Best Western have publicly refuted the story reported in the Sunday Herald and stated that “Claims reported about our Central Reservations customer records are not accurate” (read the full statement here).
The statement is fairly vague and as Information Week point out:
the release states that there is “no evidence” to support the sensational claims in the news story…Yet, fascinatingly, the company is admitting that the very reporter, for which there is “no evidence to support sensational claims,” brought the fact that there was a breach to Best Western’s attention. So, at least there is some evidence to support the claims. So what, exactly, is accurate, and what, exactly, is not in the story. We’re not told.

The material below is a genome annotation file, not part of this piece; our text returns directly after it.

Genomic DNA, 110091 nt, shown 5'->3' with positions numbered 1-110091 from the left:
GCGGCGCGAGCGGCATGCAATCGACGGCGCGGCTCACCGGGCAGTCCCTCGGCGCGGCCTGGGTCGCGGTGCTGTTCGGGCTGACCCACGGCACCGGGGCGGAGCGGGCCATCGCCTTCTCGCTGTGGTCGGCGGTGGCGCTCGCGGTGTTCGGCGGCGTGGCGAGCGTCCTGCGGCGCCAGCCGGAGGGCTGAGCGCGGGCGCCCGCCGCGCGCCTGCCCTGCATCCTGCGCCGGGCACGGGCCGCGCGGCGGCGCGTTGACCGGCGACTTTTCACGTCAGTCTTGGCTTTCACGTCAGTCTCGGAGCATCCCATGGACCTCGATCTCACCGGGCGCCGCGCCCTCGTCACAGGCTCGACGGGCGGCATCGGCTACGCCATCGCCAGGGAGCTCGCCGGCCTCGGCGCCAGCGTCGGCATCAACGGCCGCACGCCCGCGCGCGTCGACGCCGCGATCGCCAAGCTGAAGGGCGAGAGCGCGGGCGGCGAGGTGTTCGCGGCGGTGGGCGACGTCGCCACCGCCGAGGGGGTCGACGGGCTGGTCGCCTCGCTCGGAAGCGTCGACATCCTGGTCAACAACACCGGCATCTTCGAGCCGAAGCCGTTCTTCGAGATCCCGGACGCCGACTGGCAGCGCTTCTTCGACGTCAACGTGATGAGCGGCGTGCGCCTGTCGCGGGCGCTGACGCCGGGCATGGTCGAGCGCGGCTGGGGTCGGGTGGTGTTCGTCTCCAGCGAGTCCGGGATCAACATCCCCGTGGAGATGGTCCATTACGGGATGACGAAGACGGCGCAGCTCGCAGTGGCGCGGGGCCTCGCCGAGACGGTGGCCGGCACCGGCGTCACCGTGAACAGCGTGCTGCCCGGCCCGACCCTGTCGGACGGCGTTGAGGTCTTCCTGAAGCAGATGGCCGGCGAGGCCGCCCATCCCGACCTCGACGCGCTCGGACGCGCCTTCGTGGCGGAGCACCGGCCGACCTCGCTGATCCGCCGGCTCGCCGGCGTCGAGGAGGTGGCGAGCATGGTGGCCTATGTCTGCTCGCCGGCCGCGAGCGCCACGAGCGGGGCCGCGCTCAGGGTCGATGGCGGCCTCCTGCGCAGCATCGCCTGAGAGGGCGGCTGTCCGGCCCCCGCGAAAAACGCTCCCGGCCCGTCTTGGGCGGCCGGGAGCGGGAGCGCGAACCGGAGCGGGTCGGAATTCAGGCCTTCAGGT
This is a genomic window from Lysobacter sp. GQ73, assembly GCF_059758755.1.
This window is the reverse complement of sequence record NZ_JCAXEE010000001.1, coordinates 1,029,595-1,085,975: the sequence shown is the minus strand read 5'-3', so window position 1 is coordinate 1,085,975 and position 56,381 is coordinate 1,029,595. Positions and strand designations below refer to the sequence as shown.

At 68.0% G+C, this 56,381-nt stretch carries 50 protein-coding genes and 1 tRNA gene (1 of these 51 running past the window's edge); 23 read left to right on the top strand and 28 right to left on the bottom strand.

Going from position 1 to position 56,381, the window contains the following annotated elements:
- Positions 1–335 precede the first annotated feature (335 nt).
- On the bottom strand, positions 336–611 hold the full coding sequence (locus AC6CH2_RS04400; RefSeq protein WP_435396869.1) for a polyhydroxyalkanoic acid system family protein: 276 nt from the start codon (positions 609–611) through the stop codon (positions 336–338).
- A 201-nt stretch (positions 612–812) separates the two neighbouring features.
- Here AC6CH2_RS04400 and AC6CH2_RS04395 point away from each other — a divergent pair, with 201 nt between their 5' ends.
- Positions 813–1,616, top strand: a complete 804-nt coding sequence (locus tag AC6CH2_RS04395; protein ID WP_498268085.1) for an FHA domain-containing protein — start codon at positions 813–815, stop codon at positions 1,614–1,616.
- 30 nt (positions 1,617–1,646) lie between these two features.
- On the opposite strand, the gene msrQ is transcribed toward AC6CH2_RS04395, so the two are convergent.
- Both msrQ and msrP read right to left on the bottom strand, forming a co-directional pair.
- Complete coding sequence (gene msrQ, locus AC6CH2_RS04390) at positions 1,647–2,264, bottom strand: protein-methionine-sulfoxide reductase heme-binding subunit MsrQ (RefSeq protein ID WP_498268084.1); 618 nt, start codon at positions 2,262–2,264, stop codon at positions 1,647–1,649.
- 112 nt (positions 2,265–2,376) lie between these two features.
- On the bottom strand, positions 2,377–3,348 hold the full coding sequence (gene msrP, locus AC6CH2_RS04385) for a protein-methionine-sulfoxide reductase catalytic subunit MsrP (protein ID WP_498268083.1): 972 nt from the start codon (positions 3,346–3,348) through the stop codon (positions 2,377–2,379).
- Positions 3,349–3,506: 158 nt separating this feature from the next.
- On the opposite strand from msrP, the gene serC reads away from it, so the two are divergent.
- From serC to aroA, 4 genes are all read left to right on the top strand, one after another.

The compromise, as originally reported, appears to be the result of an unidentified and unseen Trojan placed on a computer: we can speculate how: maybe because the system was unpatched for some period of time or via an as yet unknown vulnerability. It may even have been installed deliberately by a malicious insider or might be the result of somebody downloading something that contained the undetected malware. It’s almost certainly a well targeted attack: the database will have represented rich pickings.